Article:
Rumours & Half-Truths
All sorts of mail comes across my desk each day, recently one letter gave me reason to pause and I felt great sadness. Although it was anonymous, it was from whom I believe to be a well-meaning and kind Village Resident who was expressing grave concerns about things they had been told by other Residents about one of our aged care facilities.
The letter details how beautiful bedspreads were allegedly taken away bundled into plastic bags and discarded in a back room, however what the letter does not reveal is that this was one a small part in a much larger process that occurred.
The larger truth is, that our regular Doctor who visits had identified that oversize bedspreads hanging over onto the floor is a high risk and that frailer Residents are likely to become tangled in the long bedspread and fall when trying to get up. Falls from bed present a very high risk of fractured hips which we know can be extremely difficult to recover and rehabilitate from in older frailer adults.
Indeed this exact same scenario happened only a few short weeks ago in an independent unit where a resident became tangled in their bedspread and spent many hours on the floor unable to get up because their emergency call button was left on the bedside table. As part of our falls minimisation efforts, the Doctor’s concerns with the use of oversized bedspreads was considered and the clinical team determined that the oversized bedspreads were a real risk of contributing to falls and fractures.
Once this clinical risk was identified, the Resident Services Coordinator worked with Residents and families to identify bedspreads that were oversized for the beds, and then worked with them to find an individual solution for each person – some wanted to use a smaller bedspread from home, some families were going to sew them shorter, some Residents wanted something fresh and new. Our Housekeeping Supervisor also gave staff education on how to make the beds to minimise the amount that the bedspread hung over the side. Bedspreads were then removed and placed in a safe place for families to collect them when they were able to.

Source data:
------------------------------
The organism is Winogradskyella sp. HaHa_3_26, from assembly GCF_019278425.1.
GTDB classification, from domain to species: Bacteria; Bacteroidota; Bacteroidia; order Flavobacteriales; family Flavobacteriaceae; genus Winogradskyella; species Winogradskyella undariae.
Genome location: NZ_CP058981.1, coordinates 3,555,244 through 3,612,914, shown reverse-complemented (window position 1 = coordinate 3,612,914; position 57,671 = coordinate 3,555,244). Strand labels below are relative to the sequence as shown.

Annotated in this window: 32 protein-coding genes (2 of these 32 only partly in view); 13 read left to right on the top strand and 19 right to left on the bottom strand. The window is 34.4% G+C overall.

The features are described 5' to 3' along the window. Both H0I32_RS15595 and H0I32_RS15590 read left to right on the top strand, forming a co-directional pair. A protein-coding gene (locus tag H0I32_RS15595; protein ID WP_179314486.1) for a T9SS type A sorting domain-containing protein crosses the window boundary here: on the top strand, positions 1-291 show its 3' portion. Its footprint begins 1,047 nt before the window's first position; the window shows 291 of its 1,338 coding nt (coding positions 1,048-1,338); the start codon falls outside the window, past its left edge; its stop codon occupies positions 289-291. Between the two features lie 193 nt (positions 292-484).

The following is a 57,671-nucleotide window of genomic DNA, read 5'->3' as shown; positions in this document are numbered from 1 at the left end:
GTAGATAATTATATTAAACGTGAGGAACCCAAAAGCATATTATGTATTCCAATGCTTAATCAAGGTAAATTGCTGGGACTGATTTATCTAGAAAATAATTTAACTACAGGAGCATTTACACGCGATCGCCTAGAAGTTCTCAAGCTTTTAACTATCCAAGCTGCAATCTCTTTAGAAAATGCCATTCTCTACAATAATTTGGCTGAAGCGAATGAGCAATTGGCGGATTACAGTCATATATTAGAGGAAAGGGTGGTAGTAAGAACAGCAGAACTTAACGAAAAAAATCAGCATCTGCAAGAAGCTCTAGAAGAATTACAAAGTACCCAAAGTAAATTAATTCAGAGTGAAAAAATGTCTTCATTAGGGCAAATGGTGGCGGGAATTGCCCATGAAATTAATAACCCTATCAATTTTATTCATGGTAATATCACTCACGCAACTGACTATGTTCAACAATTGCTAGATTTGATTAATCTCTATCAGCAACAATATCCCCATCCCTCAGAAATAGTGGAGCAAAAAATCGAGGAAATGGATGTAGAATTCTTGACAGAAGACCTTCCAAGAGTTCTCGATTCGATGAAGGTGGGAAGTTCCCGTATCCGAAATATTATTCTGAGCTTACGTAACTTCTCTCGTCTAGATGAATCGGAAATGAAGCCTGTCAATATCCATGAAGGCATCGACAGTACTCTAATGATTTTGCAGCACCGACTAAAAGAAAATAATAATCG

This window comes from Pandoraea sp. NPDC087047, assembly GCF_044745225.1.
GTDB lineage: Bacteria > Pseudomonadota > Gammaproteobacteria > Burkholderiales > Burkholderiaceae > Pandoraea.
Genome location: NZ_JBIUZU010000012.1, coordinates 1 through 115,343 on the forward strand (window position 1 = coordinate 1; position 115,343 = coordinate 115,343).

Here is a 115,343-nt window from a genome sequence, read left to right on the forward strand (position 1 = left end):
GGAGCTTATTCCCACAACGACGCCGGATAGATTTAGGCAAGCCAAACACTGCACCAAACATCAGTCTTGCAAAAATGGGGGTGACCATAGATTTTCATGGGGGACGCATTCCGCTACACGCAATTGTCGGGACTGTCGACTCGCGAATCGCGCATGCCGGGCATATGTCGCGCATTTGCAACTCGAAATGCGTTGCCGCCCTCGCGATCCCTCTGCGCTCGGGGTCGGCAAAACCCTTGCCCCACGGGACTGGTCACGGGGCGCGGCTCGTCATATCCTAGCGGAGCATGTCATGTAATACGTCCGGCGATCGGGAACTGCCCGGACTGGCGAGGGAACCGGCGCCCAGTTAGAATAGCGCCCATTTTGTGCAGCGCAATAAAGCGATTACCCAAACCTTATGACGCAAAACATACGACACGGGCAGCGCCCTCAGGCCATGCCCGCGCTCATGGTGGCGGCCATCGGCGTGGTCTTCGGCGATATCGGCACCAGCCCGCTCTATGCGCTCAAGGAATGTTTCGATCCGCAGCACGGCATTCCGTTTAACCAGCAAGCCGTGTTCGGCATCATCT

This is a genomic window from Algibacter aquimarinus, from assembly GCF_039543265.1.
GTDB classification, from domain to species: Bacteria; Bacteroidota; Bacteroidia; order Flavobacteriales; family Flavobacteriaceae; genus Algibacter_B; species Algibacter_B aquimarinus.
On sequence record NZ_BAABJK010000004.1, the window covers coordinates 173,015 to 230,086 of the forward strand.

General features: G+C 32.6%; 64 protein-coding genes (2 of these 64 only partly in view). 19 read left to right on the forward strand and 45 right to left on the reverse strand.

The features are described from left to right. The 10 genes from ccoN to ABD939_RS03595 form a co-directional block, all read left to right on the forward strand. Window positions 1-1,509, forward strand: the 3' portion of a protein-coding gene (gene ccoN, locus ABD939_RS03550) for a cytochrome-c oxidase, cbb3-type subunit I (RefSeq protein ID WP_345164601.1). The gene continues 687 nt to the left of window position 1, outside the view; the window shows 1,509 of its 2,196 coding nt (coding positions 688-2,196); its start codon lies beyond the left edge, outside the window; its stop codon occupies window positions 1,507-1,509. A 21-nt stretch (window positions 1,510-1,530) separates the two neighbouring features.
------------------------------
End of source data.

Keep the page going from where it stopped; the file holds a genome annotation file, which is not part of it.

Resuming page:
As you can see a huge amount of individual assessment, collaboration and consultation went into the changes that saw some oversized bedspreads replaced with bedspreads that were smaller and safer. Unfortunately, someone has chosen to tell only one small paragraph of this much larger story and in doing so has created distress for others in spreading their rumour and half-truth.
Similar clinical risk identification processes happen all the time, for example if a resident has a fridge in their room, but it is frequently found to be filled with spoiled food or food from sources unknown to the staff or family that could harm the resident if they ate it, the staff work with the family to find a safer way to store favourite treats. Another example is working with individual Residents and their Doctors to moderate the availability of foods that could harm them, such as a Resident who is on a weight reduction program to help them feel more comfortable breathing at night, may ask staff to keep their chocolate or alcohol in a place other than their room to remove the temptation to overeat.
I have learnt over the last 20 years at the Village, which despite our best efforts, there will always be a small number of people who, for their own reasons, like to tell only part of a story to maximise the upsetting impact that it has on others. I cannot stop this kind of behaviour, indeed it happens in all arenas in life, but what I can do is tell the larger story as I have above and hope that you will see the action that was taken was part of a much bigger picture and is consistent with our philosophy of every person cared for, every person valued.
As always, if you hear something that alarms you, does not sound right or concerns you, please let me or one of our Managers know so that we can investigate and see if we need to take action to fix something that is wrong or if we need to provide reassurance and more information. Your communications, conversations and feedback are always welcomed and an important part of our continuous improvement process.
Til next month,
Kim Jackson, Executive Manager